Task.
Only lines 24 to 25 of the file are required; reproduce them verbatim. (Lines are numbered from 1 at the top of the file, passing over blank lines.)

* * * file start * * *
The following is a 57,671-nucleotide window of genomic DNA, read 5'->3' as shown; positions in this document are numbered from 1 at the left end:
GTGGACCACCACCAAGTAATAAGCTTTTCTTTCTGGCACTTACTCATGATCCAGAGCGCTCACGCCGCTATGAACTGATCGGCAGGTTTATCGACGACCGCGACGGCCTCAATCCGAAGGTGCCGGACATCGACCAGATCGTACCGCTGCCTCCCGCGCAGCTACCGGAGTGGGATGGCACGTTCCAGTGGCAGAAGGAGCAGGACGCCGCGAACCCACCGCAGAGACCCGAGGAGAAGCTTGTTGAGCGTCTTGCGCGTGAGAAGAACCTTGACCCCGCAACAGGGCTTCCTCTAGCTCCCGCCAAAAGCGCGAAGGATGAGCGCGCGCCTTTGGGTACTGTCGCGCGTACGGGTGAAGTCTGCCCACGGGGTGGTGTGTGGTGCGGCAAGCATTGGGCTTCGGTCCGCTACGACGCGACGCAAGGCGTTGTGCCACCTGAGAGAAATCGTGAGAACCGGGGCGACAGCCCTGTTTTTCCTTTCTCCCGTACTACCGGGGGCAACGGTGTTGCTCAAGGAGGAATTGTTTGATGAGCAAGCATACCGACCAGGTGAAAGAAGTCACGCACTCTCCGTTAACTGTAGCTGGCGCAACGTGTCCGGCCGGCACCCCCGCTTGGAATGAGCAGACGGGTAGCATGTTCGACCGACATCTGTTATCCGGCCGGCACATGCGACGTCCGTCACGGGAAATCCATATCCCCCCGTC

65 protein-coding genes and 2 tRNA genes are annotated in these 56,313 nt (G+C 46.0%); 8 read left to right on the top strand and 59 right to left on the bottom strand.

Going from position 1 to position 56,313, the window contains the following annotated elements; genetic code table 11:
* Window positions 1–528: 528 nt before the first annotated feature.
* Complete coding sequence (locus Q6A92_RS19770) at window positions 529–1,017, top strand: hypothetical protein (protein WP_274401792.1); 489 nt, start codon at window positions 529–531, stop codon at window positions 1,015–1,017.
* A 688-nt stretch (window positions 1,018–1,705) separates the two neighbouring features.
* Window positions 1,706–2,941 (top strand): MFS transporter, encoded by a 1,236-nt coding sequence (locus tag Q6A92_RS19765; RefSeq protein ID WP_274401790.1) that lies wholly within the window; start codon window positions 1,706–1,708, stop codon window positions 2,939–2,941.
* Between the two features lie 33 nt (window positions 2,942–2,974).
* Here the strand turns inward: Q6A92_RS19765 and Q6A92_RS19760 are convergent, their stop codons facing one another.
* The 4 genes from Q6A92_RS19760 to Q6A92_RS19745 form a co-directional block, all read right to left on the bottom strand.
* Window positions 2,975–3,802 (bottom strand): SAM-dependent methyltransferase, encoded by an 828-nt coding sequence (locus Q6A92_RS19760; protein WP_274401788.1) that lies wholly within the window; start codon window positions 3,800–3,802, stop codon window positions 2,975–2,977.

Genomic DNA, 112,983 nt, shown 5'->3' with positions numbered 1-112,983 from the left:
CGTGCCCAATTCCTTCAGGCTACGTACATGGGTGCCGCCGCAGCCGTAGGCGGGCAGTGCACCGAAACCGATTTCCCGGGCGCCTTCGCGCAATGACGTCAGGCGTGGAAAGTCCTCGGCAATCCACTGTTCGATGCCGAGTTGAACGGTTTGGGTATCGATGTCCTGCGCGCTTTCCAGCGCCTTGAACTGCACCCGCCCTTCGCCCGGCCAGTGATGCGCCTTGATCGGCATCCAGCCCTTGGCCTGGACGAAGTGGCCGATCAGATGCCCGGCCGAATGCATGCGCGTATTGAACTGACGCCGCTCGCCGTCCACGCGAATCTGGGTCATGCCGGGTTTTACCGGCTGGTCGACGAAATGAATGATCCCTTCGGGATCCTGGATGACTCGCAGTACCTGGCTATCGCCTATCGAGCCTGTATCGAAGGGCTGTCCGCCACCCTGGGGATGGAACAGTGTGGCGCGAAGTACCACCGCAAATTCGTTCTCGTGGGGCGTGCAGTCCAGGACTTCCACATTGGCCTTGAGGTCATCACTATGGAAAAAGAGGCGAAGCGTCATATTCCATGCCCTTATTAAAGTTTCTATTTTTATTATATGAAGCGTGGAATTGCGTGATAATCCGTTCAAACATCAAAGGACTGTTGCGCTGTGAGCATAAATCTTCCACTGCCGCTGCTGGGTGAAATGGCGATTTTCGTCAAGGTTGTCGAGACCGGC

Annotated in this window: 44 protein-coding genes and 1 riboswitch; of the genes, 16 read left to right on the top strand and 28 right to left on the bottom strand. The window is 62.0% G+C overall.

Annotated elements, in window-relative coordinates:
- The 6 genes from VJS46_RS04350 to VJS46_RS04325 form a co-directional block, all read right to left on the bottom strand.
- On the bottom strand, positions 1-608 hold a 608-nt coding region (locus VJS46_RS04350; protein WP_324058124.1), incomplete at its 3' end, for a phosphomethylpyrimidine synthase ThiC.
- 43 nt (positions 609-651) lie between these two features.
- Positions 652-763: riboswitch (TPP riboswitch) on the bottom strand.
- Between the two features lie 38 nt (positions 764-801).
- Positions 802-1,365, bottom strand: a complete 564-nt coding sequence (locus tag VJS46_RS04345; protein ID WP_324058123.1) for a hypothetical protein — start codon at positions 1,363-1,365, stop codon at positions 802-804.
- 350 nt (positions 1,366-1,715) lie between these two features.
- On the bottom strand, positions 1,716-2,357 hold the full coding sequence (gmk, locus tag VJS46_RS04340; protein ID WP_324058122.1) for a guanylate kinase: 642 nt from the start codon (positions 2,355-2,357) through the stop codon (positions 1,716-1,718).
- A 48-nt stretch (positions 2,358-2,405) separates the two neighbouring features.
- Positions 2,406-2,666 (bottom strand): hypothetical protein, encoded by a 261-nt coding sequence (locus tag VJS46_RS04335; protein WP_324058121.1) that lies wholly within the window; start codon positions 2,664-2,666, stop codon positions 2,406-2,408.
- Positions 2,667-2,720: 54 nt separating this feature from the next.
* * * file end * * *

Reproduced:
- On the bottom strand, positions 1,716-2,357 hold the full coding sequence (gmk, locus tag VJS46_RS04340; protein ID WP_324058122.1) for a guanylate kinase: 642 nt from the start codon (positions 2,355-2,357) through the stop codon (positions 1,716-1,718).
- A 48-nt stretch (positions 2,358-2,405) separates the two neighbouring features.